Robert Lay
Robert Lay, holding up my book, The Pocket Guide
to Burnout-Free Small Group Leadership,

translated into Portuguese

Brazilian leaders deal with burnout.

When I was first asked to speak on the topic of leader burnout in Brazil, I was surprised. Because of all the wonderful things I’ve heard about the Brazilian church, cells, and the people, not to mention the more relaxed pace of life there, I assumed they did not deal with burnout like we do in North America. I was wrong.
In my first session I walked through some of the reasons that leaders tend to burn out and later I talked about the dangers signs of burnout, especially for cell leaders. In more than 25 years of small group ministry, I’ve witnessed leaders unfortunately burning out and then stepping out of leadership.
I told the story of Don, a group leader in our church several years ago. Don’s group started smoothly and seemed to go well the first several months. But within the first year, Don called me to tell me he was stepping down from leadership. When I met with Don to ask what happened, he described the time he spent …
  • preparing for the meeting
  • calling members
  • caring for some of the needy people in the group
  • reaching out to lost people
  • inviting people to the group
  • discipling two of the newer Christians
  • dealing with issues and conflicts
  • helping his wife clean the house before the meeting
  • and praying daily for cell members

Don also had a growing family with three young children, a demanding job, and many other responsibilities.

Does that sound familiar to you, leader? Unfortunately, Don is just an example of the legions of leaders who are burned out, burning out, about to quit, or have already quit.

If you are reading this and you have lost your passion and joy for your ministry, I hope God can fill you back up. It’s one of his specialties. I just want to encourage you: Don’t give up! The kingdom of God needs you! But first, God wants you to be healthy. “Do not become weary in doing good. Because at the proper time we will reap a harvest if we do not give up.”
I wrote my book, The Pocket Guide to Burnout-Free Small Group Leadership (a small book with a big name!) because I believe the stakes are too high for leaders to burn out and quit. And I believe there are much better solutions. That book describes several ways to lead so that you won’t burn out. The subtitle of the book provides a clue: “How to gather a core team and lead from the second chair.”  But I’ve learned two things over the years about beating burnout:
  1. It’s not just about burnout. The same principles that will keep you from burning out will also make you much more effective as a leader. They will help your group to grow, bear fruit, and multiply.
  2. That first discovery led to the second: Leading your group (or anything else, for that matter) in a healthy way will have two huge effects: (a) you will be much less likely to burnout; and (b) your group will grow, bear fruit, and multiply. You see, writing the book about burnout led me to write my next book, Small Group Vital Signs.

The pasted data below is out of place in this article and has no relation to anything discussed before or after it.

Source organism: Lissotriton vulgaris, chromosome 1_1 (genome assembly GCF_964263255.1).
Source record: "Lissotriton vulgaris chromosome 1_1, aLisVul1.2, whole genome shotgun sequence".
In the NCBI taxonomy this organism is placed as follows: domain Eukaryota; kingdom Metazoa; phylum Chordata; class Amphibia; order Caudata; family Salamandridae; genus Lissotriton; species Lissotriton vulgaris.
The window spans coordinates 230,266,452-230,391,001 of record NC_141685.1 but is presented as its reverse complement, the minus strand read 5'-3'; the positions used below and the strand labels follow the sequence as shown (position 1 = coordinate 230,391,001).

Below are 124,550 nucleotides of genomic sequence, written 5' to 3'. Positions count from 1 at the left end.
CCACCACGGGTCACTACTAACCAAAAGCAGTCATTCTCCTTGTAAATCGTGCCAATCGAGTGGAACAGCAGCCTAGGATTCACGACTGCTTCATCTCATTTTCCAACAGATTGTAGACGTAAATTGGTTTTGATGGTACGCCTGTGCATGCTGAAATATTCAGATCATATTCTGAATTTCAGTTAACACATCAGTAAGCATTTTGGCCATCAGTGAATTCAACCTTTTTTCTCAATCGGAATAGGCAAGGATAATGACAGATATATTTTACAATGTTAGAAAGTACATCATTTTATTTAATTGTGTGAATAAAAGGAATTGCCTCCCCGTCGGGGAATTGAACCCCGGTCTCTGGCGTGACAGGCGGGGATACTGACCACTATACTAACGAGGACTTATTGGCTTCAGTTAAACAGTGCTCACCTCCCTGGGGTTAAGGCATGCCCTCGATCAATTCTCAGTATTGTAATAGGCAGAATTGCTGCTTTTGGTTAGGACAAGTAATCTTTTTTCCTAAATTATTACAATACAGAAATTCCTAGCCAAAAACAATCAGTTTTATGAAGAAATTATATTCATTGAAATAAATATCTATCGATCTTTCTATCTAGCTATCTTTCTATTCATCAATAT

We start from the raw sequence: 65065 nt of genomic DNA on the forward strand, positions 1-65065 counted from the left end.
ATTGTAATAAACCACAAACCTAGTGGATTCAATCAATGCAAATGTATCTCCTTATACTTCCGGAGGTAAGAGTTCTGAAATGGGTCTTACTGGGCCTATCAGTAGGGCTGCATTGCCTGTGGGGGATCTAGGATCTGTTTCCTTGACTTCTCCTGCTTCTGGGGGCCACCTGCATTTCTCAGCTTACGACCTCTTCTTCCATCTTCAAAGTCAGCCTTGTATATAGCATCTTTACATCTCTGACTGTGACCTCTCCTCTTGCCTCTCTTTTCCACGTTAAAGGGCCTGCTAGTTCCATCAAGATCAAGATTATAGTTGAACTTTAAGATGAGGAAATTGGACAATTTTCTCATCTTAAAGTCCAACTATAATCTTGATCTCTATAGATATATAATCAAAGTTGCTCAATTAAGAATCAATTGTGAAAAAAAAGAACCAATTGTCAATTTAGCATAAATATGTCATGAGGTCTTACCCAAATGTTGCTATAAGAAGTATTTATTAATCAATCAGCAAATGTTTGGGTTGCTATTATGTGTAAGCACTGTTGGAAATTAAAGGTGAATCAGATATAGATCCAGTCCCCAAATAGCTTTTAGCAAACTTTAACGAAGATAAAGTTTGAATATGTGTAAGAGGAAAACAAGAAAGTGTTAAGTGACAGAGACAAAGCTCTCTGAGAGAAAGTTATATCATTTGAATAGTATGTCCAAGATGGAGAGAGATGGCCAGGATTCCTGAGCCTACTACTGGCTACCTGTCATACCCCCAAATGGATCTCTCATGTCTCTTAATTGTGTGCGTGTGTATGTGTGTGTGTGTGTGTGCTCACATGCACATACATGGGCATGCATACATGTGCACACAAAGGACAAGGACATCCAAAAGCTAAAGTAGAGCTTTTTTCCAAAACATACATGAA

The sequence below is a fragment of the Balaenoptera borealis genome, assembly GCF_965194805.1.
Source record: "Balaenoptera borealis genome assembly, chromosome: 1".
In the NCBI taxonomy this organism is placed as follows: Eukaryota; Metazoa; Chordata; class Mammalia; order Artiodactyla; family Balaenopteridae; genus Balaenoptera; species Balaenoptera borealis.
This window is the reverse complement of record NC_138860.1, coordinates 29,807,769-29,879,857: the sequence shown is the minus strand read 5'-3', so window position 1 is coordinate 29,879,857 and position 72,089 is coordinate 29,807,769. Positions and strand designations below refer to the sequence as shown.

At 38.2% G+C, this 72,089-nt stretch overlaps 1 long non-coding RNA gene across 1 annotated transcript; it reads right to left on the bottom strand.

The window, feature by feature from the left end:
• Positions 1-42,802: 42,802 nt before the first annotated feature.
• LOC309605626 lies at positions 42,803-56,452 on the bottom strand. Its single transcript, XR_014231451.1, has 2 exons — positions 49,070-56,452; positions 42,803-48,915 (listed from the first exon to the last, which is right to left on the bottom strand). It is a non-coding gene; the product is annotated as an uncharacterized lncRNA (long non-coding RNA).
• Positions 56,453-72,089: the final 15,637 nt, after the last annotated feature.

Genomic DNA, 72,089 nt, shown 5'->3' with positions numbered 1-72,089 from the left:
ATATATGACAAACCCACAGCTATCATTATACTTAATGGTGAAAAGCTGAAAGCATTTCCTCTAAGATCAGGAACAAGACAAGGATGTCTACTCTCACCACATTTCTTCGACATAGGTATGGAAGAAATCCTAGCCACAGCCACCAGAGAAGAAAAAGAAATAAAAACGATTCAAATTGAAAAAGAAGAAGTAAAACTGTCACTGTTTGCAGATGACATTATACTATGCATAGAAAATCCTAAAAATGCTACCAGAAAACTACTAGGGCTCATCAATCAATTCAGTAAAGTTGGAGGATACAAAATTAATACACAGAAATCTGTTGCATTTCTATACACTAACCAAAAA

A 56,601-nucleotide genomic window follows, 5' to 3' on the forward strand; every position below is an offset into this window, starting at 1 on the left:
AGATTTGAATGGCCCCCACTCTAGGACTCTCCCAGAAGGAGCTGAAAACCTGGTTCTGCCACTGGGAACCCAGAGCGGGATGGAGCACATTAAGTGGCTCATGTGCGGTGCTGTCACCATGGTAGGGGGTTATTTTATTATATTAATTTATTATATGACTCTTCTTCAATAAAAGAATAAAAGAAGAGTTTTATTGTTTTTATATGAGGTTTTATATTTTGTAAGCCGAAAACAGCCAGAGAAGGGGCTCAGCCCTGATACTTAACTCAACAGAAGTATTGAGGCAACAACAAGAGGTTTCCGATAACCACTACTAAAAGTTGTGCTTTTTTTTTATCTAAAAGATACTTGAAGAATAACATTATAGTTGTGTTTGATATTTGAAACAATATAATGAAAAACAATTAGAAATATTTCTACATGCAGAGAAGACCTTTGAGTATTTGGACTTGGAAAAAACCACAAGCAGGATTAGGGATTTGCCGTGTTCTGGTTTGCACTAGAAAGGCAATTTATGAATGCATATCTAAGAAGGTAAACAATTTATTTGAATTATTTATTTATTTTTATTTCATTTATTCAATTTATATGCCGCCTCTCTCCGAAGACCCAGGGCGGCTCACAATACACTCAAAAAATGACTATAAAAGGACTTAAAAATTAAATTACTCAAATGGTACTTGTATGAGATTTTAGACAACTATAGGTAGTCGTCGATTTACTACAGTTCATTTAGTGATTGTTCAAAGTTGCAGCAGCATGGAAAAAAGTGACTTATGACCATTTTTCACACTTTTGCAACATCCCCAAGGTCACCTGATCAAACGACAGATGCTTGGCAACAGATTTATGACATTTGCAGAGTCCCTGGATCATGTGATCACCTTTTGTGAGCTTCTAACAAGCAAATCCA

I spoke at the Brazil conference about several of the vital signs of a healthy group and how these vital signs would help these leaders to not only avoid burnout but to be effective and productive in their ministry. So I spoke about the absolute vitality that your group be a Christ-centered community. If your primary focus is on anything else, you will tend toward burnout as a leader and your group will not grow, bear fruit, or multiply.
I spoke on the fact that a healthy group demands a healthy, overflowing leader. This is my favorite topic to talk about, and I found that the people in Brazil responded the most to this topic, both times I spoke about it. Leadership, I believe, is simple: you as a leader must be putting yourself in the position to RECEIVE from Jesus, the true Vine, and then you will naturally OVERFLOW into those you lead.
In my fourth session I talked about the vitality of a leader sharing leadership with 2-3 others in a core team. Over the years, I’ve learned that one of the major causes of burnout is when leaders try to do everything themselves, especially the responsibilities of shepherding and discipling group members.
In my last session, I spoke very personally about my own struggles with allowing my life to become upside-down and the huge toll that took on my relationship with God, marriage, family, and ministry. When we allow our ministry to become our priority, it can drown out our relationships with God, our spouses, our kids, and our friends. Burnout is often ultimately a result of living upside-down, allowing things other than God to be transcendent in our lives.
Leader burnout and ineffectiveness is a universal problem because we as humans tend toward living life and leading our own way rather than God’s way. It’s true in the USA and in Brazil and anywhere else in the world where people are less than perfect. But there are solutions.
Read the rest of the posts in this series on Brazil HERE
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